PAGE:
More New Jersey Employees Can Use Sick Leave

Attorneys Explain the Latest News Affecting Businesses and Employees

Recently, Paterson, New Jersey passed a paid sick leave law that will cover 23,000 workers by a 7-0 vote. Other cities with similar laws in the state include Passaic, Newark, East Orange, Jersey City and Irvington.

The Facts Regarding the New Sick Leave Law

  • If you work in the private sector, you will gain 1 hour of sick time every thirty hours that you work.
  • Large companies of over ten employees are required to offer five sick days a year, in addition to other benefits, such as child care and home health care.
  • Companies with less than ten employees must offer their employees at least three sick days.
  • Government employees or companies with union contracts are exempt from this sick leave law as they have similar existing plans.

All sick days roll over to the next year, if unused, but they are not allowed to cash in any days they don’t use.

When Will the Other States Offer Sick Leave?

Supporters are strongly encouraging the rest of New Jersey to pass similar sick leave laws, with Montclair and Trenton voting on the matter before the end of the year. They argue that healthier workers are happier and more productive. However, detractors believe these laws will encourage businesses to leave cities where sick leave laws have been in place, despite conflicting statistics.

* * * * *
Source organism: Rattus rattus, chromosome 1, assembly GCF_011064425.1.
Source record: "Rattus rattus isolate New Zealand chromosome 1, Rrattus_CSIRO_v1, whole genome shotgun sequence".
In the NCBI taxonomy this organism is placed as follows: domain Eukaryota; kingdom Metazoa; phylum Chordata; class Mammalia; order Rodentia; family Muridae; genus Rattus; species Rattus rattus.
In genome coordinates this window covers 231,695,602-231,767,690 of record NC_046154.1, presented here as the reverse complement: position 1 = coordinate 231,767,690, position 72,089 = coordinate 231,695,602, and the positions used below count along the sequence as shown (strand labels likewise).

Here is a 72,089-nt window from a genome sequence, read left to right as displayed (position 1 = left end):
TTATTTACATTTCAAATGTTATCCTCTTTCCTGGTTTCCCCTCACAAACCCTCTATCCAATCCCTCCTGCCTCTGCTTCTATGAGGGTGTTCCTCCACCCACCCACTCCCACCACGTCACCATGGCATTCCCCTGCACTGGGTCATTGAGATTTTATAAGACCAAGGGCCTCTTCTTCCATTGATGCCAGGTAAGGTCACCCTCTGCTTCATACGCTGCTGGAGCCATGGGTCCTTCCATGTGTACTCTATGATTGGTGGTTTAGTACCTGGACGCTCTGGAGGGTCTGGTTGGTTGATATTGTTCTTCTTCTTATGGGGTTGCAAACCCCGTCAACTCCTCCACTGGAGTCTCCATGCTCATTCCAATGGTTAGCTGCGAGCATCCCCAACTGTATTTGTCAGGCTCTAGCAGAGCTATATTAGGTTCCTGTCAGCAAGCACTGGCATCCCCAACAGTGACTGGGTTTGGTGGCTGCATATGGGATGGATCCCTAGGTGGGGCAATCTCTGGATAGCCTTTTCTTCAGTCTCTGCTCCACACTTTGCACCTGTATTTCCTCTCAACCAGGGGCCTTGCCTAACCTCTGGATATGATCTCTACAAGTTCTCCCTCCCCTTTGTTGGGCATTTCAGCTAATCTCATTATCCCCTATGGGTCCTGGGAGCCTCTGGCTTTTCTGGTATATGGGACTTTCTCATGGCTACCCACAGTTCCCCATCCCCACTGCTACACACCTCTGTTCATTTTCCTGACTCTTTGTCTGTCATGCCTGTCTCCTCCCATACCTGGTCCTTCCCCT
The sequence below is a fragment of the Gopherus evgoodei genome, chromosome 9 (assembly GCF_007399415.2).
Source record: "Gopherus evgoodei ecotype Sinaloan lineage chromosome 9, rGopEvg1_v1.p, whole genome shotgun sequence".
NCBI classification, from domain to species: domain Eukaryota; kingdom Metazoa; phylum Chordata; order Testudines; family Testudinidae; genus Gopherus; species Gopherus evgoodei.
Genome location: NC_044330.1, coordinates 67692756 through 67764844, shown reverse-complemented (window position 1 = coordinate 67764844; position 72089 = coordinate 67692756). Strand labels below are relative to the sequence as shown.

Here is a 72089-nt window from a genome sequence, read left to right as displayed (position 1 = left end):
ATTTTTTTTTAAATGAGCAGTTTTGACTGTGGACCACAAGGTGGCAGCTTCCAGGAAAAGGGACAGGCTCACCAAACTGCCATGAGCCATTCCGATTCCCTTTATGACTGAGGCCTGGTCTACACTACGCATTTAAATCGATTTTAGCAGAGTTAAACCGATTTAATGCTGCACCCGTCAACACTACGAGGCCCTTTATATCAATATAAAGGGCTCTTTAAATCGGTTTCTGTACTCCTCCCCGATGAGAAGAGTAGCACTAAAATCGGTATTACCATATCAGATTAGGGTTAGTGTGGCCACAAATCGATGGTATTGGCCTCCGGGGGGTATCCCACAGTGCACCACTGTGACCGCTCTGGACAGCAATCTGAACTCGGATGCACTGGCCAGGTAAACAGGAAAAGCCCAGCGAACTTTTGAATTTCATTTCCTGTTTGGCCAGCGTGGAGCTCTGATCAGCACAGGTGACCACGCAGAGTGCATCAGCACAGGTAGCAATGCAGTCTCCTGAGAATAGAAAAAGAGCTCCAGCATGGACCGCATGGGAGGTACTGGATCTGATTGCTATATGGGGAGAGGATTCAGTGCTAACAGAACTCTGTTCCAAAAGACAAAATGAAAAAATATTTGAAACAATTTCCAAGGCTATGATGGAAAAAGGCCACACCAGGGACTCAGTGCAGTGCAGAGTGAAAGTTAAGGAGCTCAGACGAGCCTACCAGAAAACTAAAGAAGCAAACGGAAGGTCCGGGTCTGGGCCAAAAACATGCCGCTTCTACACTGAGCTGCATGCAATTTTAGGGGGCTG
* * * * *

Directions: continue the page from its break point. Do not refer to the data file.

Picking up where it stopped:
Can an Employer Force Employees to Work While Sick?

According to The Huffington Post, 90 percent of people last year showed up to work when sick either through choice or by force. An extreme example of an employee working while sick occurred this year at Subway when a sandwich artist was forced to work despite rushing to and from the bathroom due to a stomach virus. During a break she passed out and was taken to hospital. She was soon fired by her manager for insubordination.

Forcing an ill employee to work can infect co-workers, customers and possibly the product the company sells, especially if it is food. Obviously, anyone in the food and hospitality industry should not work when ill to protect public health. Additionally, a sick worker in any industry can slow down productivity and take longer to recover, as the employee cannot rest as needed.

In New Jersey, there are laws which protect genuinely ill employees from being forced to work by their employers. These include,

  • The federal Family and Medical Leave Act. Companies are subject to FMLA policies if they have at least 50 employees. Employees are eligible for FMLA benefits after a year of service to their employer, providing they had worked 1,250 hours the previous year, and if the company they work for has 50 employees within an area of 75 miles. Leave for illness is up to 12 weeks.
  • Sick leave laws passed by New Jersey cities, such as the one passed recently in Paterson.
  • Government employees are protected.
  • Government and employees who are part of a union are often granted sick leave.
  • While some smaller companies outside of the cities with sick leave laws may not have a policy for sick leave, the Occupational Safety and Health Act requires employers to keep a healthful environment at the workplace. This means sending an obviously sick employee home, even if the sickly employee wishes to work. This federal act can also be invoked to send an employee home if they have a health policy, but have already used all of their sick days.

Consult a business and employment attorney to see if your sick leave policy is in accordance with existing and recent laws. We offer representation to both business owners and employees. To speak with our law firm regarding your situation, contact our business lawyers in Monmouth County at (732) 358-2028.

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